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Unformatted text preview: present value can be written as
PV = C1 r− g for r > g Example: PV of a Growing Perpetuity • Consider an economy with a constant inflation at a rate of 3%. What is the present value of a perpetuity that pays $100 next year and its cash flow will grow thereafter at the inflation rate. Suppose r = 6%. 11 Special Cases: Constant Growth Annuities
Present value (constant growth) 01 2 … T C C(1+g) … C(1 + g)T-1 PV = C [1 - (1+g)T/(1+r)T]/(r-g) PV = C [1 - 1/(1+r)T]/r for g = 0 The future value of an annuity is just the future value of the present value FV = PV(1+r)T = C [(1+r)T - (1+g)T]/(r-g) Example: PV of a Growing Annuity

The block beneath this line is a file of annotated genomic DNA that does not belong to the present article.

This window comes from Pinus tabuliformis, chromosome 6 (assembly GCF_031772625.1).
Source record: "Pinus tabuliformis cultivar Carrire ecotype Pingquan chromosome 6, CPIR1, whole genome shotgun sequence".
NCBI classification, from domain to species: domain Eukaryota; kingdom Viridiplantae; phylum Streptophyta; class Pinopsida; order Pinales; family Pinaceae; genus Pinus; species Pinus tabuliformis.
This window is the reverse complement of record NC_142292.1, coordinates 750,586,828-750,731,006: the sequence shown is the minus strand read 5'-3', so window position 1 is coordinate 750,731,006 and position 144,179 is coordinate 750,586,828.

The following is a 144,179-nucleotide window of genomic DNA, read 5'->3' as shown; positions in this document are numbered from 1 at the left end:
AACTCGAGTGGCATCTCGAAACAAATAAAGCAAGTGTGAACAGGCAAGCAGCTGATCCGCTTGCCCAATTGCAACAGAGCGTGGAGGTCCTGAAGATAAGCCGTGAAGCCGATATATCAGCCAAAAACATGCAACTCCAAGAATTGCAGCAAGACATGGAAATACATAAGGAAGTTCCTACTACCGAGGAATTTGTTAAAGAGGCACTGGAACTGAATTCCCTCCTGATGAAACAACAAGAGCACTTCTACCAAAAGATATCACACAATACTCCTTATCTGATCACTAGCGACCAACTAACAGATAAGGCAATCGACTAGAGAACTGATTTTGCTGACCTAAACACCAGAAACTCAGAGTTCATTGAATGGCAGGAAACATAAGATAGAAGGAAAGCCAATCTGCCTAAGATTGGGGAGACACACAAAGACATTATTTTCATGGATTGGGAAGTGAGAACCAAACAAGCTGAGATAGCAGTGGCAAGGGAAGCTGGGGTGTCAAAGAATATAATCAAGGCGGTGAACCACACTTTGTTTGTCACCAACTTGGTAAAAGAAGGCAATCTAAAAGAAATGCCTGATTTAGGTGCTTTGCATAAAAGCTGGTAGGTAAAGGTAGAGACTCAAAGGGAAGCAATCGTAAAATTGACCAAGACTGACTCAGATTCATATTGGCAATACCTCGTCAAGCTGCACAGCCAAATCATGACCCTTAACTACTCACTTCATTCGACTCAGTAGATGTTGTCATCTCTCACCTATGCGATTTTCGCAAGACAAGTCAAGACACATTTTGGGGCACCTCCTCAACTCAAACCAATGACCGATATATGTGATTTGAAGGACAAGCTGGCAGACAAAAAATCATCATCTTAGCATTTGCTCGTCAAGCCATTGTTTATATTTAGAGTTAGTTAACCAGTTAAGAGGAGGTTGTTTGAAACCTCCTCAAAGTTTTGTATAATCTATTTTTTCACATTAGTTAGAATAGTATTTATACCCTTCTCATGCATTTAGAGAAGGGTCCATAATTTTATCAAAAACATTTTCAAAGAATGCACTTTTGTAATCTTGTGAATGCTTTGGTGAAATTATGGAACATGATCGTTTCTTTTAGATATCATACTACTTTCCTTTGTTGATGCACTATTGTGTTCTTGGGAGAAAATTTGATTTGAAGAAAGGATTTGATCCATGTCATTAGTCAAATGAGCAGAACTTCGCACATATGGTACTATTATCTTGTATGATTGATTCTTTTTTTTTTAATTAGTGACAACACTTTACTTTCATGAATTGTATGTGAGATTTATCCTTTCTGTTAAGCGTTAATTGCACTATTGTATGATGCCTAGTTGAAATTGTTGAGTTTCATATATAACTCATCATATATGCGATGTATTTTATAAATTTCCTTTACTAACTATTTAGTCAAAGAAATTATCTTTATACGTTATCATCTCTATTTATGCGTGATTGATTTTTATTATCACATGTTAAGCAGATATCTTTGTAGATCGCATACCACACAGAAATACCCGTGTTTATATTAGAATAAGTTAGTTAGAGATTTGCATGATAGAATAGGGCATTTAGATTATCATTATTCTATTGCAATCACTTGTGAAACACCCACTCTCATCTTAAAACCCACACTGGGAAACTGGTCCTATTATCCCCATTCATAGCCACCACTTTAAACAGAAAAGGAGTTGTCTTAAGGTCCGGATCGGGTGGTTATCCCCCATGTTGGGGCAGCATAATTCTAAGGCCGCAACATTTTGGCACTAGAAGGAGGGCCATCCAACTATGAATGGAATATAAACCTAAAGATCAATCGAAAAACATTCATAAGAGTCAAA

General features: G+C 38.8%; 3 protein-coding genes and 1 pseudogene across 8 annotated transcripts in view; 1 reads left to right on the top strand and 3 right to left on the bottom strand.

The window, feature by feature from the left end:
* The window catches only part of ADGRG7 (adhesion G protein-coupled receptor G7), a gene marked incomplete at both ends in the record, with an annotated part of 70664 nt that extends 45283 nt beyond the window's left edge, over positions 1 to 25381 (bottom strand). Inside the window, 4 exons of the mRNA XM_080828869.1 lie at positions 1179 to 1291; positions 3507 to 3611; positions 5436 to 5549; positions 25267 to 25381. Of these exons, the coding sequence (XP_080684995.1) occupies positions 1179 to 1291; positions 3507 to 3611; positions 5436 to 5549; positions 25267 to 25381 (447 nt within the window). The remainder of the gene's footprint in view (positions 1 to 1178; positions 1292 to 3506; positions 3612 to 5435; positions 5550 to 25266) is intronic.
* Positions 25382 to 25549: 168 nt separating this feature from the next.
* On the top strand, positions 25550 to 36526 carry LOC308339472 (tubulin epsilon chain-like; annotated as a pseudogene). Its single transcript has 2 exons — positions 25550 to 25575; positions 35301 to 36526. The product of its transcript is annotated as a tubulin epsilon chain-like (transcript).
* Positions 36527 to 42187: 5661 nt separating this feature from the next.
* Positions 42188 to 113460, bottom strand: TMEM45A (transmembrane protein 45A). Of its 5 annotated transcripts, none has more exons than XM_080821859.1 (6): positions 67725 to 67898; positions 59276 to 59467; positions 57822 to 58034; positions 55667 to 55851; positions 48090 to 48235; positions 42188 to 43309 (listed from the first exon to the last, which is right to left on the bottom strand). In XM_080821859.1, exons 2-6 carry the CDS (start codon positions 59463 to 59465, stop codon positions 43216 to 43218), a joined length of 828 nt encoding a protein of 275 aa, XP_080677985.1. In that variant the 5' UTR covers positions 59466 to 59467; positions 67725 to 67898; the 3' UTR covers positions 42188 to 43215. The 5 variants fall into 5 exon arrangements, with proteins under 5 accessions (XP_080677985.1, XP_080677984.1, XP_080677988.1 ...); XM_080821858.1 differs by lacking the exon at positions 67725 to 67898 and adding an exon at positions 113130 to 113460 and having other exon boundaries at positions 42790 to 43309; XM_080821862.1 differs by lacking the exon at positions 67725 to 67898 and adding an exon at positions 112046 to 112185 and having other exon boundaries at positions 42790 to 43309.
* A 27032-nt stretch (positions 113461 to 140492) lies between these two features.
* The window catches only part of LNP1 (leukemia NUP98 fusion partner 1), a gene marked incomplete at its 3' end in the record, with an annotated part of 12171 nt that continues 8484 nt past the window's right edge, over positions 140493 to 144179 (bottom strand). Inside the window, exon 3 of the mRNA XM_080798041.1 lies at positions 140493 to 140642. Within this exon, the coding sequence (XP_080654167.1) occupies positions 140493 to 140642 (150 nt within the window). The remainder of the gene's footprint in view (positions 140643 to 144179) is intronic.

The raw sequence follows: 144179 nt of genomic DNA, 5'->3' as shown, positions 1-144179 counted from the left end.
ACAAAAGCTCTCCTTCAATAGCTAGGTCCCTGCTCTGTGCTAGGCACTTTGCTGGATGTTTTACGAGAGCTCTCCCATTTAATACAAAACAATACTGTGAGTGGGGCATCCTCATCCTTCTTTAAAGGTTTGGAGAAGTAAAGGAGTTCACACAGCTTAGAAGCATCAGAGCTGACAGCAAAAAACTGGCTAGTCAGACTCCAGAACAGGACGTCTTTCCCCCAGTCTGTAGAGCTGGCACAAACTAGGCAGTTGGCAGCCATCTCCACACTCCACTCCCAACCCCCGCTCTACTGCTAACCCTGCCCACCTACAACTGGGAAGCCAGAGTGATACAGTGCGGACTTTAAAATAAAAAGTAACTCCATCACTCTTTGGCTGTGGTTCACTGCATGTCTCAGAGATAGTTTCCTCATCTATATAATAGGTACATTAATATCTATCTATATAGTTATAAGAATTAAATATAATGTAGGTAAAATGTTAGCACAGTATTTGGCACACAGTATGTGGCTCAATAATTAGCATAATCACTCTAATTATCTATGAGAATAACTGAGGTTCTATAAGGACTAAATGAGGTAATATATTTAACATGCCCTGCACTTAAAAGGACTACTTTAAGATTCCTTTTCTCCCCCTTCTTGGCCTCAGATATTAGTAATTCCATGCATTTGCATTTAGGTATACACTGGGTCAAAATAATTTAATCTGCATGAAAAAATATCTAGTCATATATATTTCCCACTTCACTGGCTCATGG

• Next year, John Q Public will begin receiving his social security benefit of $6,600 next year. In the past, cost of living and adjustments have averaged 3.5% while the U.S. government’s cost of capital has averaged 5% - both are assumed to continue at those rates into the future. Suppose the benefits to the average citizen are assumed to last 30 years. What is the present value of the social security benefit that John Q. Public will receive? Summary 12 Summary Summary Present value of a constant growth annuity PV = C [1 - (1+g)T/(1+r)T]/(r-g) Using Time Lines
• EXAMPLE - Saving for Retirement Problem Suppose you are exactly 30 years old. You figured out that your
income will be such that you will be able to save for the next 30 years, until age 60...
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This note was uploaded on 01/17/2011 for the course MGMT 107 taught by Professor ? during the Winter '08 term at UC Irvine.
- Winter '08